Chay Ho, friends. Remsa Tholdor (Our space-time is synchronized.)
A couple ‘o weeks ago I posted about working on a country song for the in-game radio. The goal is to have a nice diversity of music, which is curated by the Intergalactic Government (aka the body of power that controls much of the galaxy. In the game, If you enhance the comms system on your spaceship, you can pick “illegal” music. But all ships will have access to the government-approved radio. Let’s get to it. I’ve got a sample of a country rock pop hit right here:
“Hell Yeah (I Got a Spacheship)” from the album Warp Driving by Jet “the Radio” LaRedo
While I was mixing sounds and singing my face off, we also made our first solar system that includes a habitable planet. Yeah baby. This will be one of the “home planets” from which the game will begin. You’re right, that IS exciting.
[Hey this is jun now.] I am busy working on an undo queue, but here’s some video from the planet editor (work in progress):
Chay ho (hello) friends. Torbo Vin Meloni (May your nose be unoffended).
I have it. I finally have it. As promised, I present to you a finished copy of the hit song from Pupansky’s space opera, You Compute Me. It took a bit of tweeking, and I’m not even sure I’m done tweeking. But I do want to stop away from it for a little bit as I’m more or less satisfied with what came to be:
“Beep Boop, Or Love” — From You Compute Me
So the recording includes my voice (robbert the robbing/criminal robot) and a lovely local actress who appreciates the silly sounds of our world. The music was purchased, and the SFX were added with permissions.
I read recently that sound/sound engineering is generally the red-headed stepchild of gamedev. Graphics, story, and gameplay all get priority to sound in deadline-driven contexts (and I completely understand why they should), but sound should be more or less equal to those elements. I mean, we can more or less imagine some iconic voice, music, or sounds/sfx that really shaped how much we enjoy a game. So I’m sort of experimenting with a “sound first” approach. Seeing what stories, quests, or happenings that would be created if I could hear the world before I could “see” it.
Next up, I’m working on country song about spaceships. And Jun has some exciting developments regarding his balls. His UI navigation balls, that is.
Jun is resting. Playing rocket league. You see, he was more or less forced to help out family and drive through literally hours of suburbia in New Jersey. Olive Gardens and malls with Banana Republics. Horrifying. It is a strange vacuum of nothingness. It took a toll on his soul. Understandably. But fear not, for I have updates on the content front.
We set out a goal to name 1000 stars, and we’ve pretty much achieved that. We more or less named them individually, or at least we”vetted” them so they sound star-like. Okay fine, I had a little fun with a few them. There are some secret messages in there:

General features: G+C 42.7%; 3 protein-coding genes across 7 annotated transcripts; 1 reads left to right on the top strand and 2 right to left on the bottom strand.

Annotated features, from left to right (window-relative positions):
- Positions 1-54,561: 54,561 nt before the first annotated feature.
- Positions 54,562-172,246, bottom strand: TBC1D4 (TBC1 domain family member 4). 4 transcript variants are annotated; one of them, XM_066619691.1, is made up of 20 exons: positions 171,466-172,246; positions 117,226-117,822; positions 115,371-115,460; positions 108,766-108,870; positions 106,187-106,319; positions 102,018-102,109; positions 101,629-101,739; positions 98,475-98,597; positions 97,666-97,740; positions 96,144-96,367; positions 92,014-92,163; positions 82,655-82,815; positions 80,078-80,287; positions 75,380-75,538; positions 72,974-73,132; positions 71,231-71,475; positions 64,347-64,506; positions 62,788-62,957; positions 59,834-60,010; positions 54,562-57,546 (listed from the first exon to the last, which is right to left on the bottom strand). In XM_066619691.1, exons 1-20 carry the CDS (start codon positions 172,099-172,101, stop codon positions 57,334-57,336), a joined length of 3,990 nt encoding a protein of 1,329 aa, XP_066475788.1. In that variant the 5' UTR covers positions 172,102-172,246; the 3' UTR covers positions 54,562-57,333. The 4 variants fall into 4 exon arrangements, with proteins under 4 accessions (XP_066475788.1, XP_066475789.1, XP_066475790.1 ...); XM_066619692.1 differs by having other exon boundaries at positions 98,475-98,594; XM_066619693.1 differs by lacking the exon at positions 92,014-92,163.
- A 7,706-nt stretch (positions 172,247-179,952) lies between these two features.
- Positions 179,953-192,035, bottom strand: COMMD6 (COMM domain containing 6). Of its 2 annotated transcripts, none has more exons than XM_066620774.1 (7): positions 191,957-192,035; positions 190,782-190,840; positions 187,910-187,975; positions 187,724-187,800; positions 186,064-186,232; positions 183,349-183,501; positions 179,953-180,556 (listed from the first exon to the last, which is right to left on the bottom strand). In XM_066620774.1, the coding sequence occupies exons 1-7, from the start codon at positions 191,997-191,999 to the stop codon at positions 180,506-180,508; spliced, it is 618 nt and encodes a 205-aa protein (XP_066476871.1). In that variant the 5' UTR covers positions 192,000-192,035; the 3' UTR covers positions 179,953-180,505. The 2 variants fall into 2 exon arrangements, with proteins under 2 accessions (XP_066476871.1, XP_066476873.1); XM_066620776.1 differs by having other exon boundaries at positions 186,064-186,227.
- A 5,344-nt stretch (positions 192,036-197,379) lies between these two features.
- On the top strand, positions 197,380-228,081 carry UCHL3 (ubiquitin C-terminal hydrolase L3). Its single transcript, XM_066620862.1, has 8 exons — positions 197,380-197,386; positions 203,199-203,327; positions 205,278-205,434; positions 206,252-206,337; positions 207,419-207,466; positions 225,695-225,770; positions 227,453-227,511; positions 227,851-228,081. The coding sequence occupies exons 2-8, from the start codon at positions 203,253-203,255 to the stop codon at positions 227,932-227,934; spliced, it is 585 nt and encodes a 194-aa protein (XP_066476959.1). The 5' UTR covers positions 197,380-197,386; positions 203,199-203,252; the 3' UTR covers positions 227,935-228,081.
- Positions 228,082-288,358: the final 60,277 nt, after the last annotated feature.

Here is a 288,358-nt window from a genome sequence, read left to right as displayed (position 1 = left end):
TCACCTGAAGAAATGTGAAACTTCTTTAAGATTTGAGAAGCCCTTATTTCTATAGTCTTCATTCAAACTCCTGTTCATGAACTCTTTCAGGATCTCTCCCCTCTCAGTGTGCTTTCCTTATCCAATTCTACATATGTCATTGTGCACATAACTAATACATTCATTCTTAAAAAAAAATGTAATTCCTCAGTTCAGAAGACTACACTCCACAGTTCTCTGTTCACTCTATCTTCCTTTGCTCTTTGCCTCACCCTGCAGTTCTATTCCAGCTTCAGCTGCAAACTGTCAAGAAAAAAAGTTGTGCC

I also went ahead and created another commercial, (here’s the other one) for the space radio that’ll be on each ship. I’m quite taken by this stuff. It’s a blast for me to chase my imagination and pour my humor into these media bits for the game. I want them to sound “real” but “fake”, if that makes sense. Essentially, these are supposed to ground the game in the reality we create for the user. Which is a reality that is at once recognizable but alien at the same time. Contradictions yeah, but let me show you what I mean:
This one is a movie trailer on the radio for the 25th installment of The Great Nacho War series. (In the game, the Nacho War was a terrible, terrible intragalactic conflict in which the galaxy’s destitute were controlled by a powerful corn chips company that created the non-perishable chip. Cheap and eternal, the chips became a food of necessity for the poor, and they had little choice but to fight for the powerful corn chip company when it tried to monopolize and expand into controlling the galaxy’s larger social, industrial, and political systems.)
Lol, well if that was too much, I hope the ad was decent. It’s my voice, modulated, with sound effects downloaded (with permission of course!)
Next on the horizon for me? Finishing the list of planets and making a “dueling whistlers” song. Hehe. I hope it’ll be as fun as it sounds dumb.
[Hello. I must be brief. its jun. ;). how’s it going? PATE is trying to keep me in the DARK!! …jk. we sharethe dark. Here are some pics/vids from this week.]
I’ve been told I can sound like a robot… due to my nasally voice? I don’t know. People don’t give a reason after they say that, they just smile and say I make good robot sounds. Which is fine, I guess. Bip bop.
I decided to use this “skill” to create a radio ad that will play on your spaceship’s radio. Yeah baby, intergalactic marketing!
It’s a sample of the world-building we have in mind to complement the gameplay. Imagine sailing to gambling planet Toro Nero, flipping through frequencies on the ole music box… no you’re not in the mood for astro-punk right now, umm photon jazz is too meh, well let’s see what’s on the classics station, AND THEN BAM, you know this melody: that beautiful duet from Pupansky’s space opera, “You Compute Me.” Am I going to actually create a love song between robot and sentient being? Stay tuned to find out.
(Yeah, I’ll give it a shot.)
It’s tough to imagine what “generic” radio music would sound like 800 years from now. Part of me is convinced it will have A LOT of electric organ, which is a great instrument, no joke. Some talented musicians can really noodle on that thing. All in all, it feels strange to try to predict future music, but half the fun is seeing what ya come up with.